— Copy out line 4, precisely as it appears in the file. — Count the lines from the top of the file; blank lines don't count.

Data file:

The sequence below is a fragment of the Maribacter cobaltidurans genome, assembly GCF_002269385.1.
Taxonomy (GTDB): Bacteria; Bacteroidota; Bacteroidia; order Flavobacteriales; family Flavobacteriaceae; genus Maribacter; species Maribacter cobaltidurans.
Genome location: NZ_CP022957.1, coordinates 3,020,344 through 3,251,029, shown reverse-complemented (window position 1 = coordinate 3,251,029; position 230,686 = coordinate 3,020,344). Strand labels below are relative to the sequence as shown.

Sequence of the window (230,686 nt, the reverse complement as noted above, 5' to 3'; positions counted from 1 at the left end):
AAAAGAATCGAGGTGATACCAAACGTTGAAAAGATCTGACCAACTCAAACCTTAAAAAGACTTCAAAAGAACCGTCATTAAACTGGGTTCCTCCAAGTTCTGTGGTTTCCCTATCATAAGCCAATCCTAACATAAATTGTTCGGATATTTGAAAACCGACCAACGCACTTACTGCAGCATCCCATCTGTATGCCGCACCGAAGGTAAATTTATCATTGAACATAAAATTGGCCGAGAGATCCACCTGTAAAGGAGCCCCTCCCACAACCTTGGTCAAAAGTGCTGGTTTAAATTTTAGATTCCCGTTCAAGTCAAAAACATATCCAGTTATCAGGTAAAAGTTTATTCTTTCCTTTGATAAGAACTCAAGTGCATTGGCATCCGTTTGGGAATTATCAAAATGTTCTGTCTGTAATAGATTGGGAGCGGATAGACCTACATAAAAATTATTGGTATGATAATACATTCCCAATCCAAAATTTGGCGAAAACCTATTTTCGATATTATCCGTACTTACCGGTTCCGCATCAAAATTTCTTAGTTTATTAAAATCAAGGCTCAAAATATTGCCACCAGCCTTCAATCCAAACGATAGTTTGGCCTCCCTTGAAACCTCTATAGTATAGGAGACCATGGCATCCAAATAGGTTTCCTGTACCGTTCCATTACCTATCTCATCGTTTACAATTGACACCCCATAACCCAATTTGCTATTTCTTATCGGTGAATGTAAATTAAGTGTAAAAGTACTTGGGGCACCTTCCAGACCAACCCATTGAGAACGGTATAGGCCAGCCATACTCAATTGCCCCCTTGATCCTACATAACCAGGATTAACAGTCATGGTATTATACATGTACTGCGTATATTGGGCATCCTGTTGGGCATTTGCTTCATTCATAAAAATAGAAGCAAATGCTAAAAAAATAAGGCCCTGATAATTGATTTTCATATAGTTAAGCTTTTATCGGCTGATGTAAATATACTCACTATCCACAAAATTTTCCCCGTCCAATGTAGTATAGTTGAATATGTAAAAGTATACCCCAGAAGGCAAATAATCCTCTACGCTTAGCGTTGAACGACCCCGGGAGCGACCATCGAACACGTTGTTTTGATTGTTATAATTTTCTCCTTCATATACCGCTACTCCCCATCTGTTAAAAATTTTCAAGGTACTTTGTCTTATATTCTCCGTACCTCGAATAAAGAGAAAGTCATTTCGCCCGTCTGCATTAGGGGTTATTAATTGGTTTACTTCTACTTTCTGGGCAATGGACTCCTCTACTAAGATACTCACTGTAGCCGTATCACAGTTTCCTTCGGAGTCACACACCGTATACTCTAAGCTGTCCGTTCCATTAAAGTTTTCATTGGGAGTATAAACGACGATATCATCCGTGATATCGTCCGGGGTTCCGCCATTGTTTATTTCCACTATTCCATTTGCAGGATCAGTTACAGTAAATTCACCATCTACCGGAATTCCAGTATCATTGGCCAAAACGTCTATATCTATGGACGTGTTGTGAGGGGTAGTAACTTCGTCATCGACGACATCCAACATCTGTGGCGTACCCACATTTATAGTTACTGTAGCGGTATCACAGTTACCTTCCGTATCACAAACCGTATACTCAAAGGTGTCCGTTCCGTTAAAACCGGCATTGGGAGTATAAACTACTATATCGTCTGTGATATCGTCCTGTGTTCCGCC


Sequence of the window (230,686 nt, the reverse complement as noted above, 5' to 3'; positions counted from 1 at the left end):